Green Sea Urchin
Scientific name: Strongylocentrotus droebachiensis
Description: The size of green sea urchin is up to 3in. diameter, and is covered with sharp moveable spines and tube feet. The spines are no longer than 1/3 of width of test.
Distribution: They are found Arctic south to Cape Cod , in deeper water, up to 792m deep. In rocky shores of Newfoundland , green urchins are found just below or at the low tide mark.
Locomotion: Green sea urchin move by use of podia (tube feet) and movable spines. The way of tube feet work the same way as described for sea stars.
Food gathering: Green sea urchins feed mainly on algal material, bryozoans and dead animal matter. They can devastate kelp beds. Spines and tube feet snare large pieces of food that are moved to the mouth. Here they are chopped into small pieces by 5, sharp pointed teeth held by complex set of jaws.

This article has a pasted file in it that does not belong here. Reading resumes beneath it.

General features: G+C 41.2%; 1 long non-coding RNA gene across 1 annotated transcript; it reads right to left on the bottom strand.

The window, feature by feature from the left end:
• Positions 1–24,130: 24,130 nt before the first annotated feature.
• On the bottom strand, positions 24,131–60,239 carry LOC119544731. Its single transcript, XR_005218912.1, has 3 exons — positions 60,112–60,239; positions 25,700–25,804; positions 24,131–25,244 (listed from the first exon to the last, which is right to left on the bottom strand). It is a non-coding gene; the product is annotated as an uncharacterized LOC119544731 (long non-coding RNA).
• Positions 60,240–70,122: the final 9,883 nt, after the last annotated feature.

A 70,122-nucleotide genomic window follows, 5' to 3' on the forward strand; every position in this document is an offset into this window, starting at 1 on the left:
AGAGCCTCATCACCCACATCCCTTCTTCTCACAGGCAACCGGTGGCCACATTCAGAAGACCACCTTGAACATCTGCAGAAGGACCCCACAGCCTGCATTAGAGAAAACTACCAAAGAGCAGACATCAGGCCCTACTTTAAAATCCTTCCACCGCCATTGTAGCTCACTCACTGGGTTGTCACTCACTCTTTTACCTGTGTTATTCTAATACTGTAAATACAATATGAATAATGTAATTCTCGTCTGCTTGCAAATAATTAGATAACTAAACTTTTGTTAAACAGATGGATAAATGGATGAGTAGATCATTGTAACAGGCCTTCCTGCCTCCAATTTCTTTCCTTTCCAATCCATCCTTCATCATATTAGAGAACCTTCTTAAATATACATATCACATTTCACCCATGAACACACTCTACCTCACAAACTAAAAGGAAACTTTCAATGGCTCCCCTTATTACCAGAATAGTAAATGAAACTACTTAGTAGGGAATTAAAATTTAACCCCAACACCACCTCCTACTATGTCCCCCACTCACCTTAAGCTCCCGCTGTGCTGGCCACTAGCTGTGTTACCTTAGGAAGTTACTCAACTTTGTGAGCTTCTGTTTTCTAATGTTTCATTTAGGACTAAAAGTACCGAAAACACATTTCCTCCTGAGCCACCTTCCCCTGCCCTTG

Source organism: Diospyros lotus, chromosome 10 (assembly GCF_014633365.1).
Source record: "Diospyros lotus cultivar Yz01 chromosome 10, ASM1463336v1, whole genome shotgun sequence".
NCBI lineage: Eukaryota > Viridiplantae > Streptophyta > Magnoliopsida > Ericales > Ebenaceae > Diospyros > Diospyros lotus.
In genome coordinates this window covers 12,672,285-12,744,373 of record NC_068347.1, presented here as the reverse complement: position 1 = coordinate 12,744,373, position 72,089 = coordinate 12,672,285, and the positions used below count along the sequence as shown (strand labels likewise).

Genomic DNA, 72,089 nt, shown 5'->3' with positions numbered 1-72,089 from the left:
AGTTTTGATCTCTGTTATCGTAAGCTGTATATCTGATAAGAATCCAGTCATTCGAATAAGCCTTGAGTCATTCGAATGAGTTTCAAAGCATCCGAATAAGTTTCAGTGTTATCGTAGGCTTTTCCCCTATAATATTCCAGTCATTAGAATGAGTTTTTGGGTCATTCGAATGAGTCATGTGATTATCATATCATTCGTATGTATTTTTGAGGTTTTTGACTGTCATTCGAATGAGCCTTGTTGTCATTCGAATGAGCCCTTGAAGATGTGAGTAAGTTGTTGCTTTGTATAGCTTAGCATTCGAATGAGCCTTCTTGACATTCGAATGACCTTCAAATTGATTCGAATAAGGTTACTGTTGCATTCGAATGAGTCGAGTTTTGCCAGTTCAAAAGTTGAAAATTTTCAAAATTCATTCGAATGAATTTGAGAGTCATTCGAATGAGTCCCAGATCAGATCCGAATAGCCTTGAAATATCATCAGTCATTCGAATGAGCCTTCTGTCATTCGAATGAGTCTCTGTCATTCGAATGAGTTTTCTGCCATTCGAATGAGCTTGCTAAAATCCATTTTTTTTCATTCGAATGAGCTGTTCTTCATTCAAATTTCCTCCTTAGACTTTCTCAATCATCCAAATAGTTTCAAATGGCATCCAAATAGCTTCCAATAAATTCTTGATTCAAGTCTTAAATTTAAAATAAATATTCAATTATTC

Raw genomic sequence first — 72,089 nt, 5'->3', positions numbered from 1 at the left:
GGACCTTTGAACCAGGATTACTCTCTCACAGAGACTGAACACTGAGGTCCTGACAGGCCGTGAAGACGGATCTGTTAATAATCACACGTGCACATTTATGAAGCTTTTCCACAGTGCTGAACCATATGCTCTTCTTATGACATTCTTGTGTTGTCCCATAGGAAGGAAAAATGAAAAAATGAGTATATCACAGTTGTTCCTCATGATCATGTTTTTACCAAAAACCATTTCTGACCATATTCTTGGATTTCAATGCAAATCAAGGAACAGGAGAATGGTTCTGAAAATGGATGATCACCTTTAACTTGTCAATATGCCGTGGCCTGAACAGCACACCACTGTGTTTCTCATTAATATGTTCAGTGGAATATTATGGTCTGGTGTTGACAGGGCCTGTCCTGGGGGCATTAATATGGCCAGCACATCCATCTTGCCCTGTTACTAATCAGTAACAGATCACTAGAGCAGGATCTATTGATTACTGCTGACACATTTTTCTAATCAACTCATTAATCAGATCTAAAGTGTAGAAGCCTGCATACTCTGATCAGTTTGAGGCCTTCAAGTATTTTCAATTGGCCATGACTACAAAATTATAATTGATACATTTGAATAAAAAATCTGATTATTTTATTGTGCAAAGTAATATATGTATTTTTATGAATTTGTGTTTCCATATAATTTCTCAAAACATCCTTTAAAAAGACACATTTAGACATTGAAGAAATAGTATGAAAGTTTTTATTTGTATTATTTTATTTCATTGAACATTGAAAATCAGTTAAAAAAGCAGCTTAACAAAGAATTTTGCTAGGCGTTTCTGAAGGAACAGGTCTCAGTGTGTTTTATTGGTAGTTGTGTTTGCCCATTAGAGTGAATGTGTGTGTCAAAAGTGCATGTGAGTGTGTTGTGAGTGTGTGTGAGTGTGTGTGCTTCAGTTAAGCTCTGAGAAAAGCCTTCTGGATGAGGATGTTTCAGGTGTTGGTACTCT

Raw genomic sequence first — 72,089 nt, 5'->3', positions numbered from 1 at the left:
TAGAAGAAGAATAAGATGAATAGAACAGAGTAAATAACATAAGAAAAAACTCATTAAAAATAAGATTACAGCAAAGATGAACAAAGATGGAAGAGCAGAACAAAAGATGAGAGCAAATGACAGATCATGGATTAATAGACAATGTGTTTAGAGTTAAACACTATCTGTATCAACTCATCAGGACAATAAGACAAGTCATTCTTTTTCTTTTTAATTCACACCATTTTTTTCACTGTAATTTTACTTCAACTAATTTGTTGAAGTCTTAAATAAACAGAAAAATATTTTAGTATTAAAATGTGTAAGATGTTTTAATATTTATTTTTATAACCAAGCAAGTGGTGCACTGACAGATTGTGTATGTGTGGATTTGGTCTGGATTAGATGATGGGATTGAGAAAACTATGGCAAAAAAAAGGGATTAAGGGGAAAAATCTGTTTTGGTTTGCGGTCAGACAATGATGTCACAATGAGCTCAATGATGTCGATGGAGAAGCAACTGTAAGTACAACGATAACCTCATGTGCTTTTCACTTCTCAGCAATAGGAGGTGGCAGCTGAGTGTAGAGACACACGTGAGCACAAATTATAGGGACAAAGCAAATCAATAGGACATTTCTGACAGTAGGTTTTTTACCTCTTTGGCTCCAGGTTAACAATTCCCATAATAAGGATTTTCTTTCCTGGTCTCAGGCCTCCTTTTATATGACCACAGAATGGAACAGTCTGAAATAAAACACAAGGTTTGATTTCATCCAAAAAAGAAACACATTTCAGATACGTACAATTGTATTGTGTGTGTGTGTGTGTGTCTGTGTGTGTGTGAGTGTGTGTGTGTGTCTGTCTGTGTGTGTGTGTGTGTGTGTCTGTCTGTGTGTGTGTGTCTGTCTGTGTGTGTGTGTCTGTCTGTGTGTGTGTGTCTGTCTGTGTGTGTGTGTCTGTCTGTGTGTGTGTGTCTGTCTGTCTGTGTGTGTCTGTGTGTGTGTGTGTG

Gas exchange: Five pairs of “gills” are located around the mouth, and are the major gas exchange organs. Pressure within these gills is manipulated by the feeding apparatus.
Reproduction: The sexes are separated, with eggs being fertilized externally. They also have a free-swimming larval stage. Green sea urchin is with 5 gonads, one lying on the inside of each radius.
Interesting facts: In some areas of the world their gonads are considered a delicacy, eaten, cooked, marinated or raw. Sea urchins have few enemies, but are eaten by lobsters, gulls, and cunners, despite their spinners.
Mercier Lab - Research on reproduction, larval development, ecology and growth is carried out on a wide variety of marine invertebrates in this lab.